The Old Library and Cloister

Old LibraryLeaving the Meadow Building, you move across the courtyard into a passageway. At the end of this passageway, you may see a sign for the Old Library on your lefthand side. This modest notice gives little indication of the great treasury of knowledge that once lay behind this door. Today, only the shell of what was the Old library now remains, but at its opening in 1562, it was one of the largest and grandest libraries in Oxford and the intellectual hub of the college in its earliest days. By the turn of the seventeenth century, however, Christ Church had stiff competition from other colleges with their own ambitions to be Oxford’s best: libraries were the currency for this contest and Christ Church needed to keep up. Between 1610-11, therefore, Christ Church library was refitted to rival contemporary examples such as the Duke Humfrey’s library (part of the Bodleian). This process was crowned by the installation of a stunning painted ceiling, adorned with an extensive series of royal arms, crests and badges. Parts of this ceiling are still visible today, although only by those lucky enough to stay in one of the rooms in which the ceiling is still intact.

This renovation, though magnificent, was not enough and more space was soon needed. Christ Church was growing, and bequests from men like Robert Burton, the great writer on melancholy and librarian of Christ Church, needed to be housed.  Repeated alterations began to take their toll on this medieval frame and the building of a new library became urgent. Begun in 1717, the New Library was finally completed in 1772 - we shall encounter it later in the tour. The Old Library was converted into much-needed accommodation in 1775, and members of the college continue to live there to this day.

The Cloister

As you pass the Old Library into the Cloisters, you are standing where the priory of St Frideswide stood until the 1520s. Although Christ Church combines the roles of a college with that of a cathedral, the site was originally founded as a monastery in the eighth century. Little is known about the early history but it appears that Frideswide was the nunnery’s first abbess who courageously chose the religious life over marriage to the local king, Algar. The king, enraged by Frideswide's decision, pursued her with his henchmen but was miraculously struck blind. A cult of devotion to her emerged soon after her death, attracting pilgrims from across the region to visit the nunnery, and Frideswide became the patron saint of the city and the university. The nunnery was taken over by Augustinian Canons in the twelfth century; they ministered to the inhabitants of Oxford as well as continuing the daily rounds of communal and private prayers.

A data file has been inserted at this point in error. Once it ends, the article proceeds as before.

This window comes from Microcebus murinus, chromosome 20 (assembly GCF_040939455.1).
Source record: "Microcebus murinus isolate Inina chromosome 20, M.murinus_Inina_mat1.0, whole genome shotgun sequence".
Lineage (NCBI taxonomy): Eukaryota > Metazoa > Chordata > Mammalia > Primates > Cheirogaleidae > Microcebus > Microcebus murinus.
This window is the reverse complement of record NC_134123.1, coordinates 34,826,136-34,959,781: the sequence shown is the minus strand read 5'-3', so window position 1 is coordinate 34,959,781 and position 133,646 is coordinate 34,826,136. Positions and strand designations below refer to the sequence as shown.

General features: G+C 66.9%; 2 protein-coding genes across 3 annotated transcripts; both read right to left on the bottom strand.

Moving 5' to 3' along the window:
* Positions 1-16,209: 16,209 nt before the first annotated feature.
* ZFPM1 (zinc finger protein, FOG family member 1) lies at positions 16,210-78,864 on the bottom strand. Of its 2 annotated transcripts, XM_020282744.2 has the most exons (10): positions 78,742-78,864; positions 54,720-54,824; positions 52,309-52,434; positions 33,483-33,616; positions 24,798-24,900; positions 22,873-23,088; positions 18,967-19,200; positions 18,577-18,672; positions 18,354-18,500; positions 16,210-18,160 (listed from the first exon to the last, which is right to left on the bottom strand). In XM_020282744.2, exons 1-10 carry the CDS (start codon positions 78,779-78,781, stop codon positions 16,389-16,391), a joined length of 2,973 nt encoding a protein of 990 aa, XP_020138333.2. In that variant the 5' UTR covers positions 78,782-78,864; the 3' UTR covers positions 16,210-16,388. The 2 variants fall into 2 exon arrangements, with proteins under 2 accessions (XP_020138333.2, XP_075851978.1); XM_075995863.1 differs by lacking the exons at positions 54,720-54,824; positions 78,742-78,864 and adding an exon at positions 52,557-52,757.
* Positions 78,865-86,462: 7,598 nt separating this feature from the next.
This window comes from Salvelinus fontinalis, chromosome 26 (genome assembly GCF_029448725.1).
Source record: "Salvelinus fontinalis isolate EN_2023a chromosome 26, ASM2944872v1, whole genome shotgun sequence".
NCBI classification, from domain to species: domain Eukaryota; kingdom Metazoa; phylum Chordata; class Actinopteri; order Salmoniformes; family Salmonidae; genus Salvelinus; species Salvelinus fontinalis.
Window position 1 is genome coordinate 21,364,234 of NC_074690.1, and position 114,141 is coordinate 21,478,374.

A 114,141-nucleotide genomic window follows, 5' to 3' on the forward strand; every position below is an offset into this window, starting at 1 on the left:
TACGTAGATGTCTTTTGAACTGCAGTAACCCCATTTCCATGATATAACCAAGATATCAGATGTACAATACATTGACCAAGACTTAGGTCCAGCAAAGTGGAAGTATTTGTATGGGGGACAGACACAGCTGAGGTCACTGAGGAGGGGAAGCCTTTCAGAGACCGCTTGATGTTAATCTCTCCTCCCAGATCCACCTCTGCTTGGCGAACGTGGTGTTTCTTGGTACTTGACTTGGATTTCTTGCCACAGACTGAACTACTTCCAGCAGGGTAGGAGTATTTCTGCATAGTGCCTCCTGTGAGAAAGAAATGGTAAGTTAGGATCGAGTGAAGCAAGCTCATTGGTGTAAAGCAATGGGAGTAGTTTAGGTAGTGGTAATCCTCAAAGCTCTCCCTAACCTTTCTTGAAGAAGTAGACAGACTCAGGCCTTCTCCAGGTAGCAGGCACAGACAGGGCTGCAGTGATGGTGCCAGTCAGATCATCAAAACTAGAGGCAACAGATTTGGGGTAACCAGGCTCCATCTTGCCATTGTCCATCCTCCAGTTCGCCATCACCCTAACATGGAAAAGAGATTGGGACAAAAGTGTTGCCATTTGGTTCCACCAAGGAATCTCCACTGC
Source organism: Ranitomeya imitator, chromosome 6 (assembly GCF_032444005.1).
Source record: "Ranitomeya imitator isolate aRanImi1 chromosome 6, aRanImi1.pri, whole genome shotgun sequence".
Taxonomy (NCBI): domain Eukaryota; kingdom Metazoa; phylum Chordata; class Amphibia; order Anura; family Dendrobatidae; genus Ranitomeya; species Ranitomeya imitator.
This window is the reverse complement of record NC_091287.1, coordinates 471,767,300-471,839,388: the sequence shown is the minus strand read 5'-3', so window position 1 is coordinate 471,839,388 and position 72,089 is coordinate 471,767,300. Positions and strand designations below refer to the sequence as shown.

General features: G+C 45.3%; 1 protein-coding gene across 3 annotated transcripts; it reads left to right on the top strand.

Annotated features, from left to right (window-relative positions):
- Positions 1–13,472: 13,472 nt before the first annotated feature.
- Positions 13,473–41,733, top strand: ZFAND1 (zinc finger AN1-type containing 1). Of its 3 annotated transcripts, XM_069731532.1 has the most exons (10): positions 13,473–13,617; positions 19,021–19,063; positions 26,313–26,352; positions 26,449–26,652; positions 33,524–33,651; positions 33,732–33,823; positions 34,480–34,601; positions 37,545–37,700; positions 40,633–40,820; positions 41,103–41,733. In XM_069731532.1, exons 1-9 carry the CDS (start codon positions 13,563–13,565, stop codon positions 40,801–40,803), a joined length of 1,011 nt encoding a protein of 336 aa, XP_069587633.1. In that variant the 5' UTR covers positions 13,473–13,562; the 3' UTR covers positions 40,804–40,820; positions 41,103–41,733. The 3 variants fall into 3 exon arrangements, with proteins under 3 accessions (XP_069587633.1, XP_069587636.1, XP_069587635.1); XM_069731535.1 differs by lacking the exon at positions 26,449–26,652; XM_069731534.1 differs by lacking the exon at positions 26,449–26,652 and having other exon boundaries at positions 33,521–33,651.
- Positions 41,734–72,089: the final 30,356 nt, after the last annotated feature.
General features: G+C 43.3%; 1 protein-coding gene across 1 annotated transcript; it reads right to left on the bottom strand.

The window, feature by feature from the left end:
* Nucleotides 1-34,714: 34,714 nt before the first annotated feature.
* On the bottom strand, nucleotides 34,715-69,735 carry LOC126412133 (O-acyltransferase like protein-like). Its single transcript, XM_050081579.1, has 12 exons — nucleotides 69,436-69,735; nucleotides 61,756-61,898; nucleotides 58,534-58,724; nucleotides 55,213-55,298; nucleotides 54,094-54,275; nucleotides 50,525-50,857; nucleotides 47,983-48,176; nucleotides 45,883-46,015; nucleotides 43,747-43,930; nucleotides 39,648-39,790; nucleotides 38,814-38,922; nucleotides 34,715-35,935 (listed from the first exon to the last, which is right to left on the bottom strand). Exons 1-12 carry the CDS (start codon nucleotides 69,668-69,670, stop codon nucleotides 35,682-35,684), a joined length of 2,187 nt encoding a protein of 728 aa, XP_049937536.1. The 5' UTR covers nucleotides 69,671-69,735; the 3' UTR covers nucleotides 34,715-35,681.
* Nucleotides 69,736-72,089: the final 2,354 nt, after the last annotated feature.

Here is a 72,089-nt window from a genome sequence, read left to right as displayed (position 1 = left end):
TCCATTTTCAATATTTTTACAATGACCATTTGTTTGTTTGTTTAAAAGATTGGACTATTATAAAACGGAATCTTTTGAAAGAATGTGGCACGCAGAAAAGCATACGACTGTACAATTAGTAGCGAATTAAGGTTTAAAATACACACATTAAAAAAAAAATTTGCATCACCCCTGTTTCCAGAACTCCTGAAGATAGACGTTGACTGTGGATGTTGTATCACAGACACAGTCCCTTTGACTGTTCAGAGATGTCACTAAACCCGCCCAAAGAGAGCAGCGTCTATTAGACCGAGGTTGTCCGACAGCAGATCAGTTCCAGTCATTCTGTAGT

• Cloister
  • Cloister
  • Fountain and olive

Cloisters were a common feature of these monastic establishments, for they provided a sheltered space for monks to move about the priory undisturbed by the outside world. The present cloisters were rebuilt in 1499, although there would have been a similar structure here back in the twelfth century.  Make sure you look up and catch one of the best views of the Cathedral spire. It is the oldest surviving stone spire in England and has been a feature of the skyline since 1230.

Cathedral SpireBy the 1520s the government was clamping down on a religious house and the monks were evicted to make way for Thomas Wolsey’s proposed Cardinal College. But the priory’s influence did not end there. Wolsey planned his college to be an adaptation of the monastic life with communal devotion combined with the latest, cutting-edge learning.   When Henry VIII took over the college, renaming it Christ Church and making it the centre of a new diocese of Oxford, he maintained the spirit of Wolsey's original foundation.

The cloisters suggest the original Gothic architectural style of the priory, which Wolsey wanted to reflect in his new buildings. In late medieval Europe, Gothic was extremely fashionable, emphasising a lighter and brighter feel within stone buildings that had long felt dark and heavy. Typically, the Gothic style involved intricate interlocking ribs running from the base of the pillars to the roof before fanning out across the ceiling. The cloister’s ceiling has these distinctively Gothic features and, as the visitor will see during their visit to the college, much effort was subsequently spent in combining the new needs of the college to that of the existing Gothic style.

Before turning into the courtyard, have a look at the three plaques celebrating an often overlooked part of the college: its staff. On the left, William Hall and his wife Elsie, are commemorated for a combined 74 years service to the college: William was a scout and Elsie worked in the college treasury. The central memorial is dedicated to William Pound, said to have earned ‘the approbation and esteem of the whole Society’ for his role as a porter. Finally, to the right, one of Christ Church’s longest-serving employees, William Francis, is remembered. All three provide a timely reminder that the college could not function without its staff, many of whom have served the college for decades.

True aficionados of the Harry Potter films may note that the cloisters were used in a scene where Harry is shown the trophy his father won as a ‘seeker’ many years before.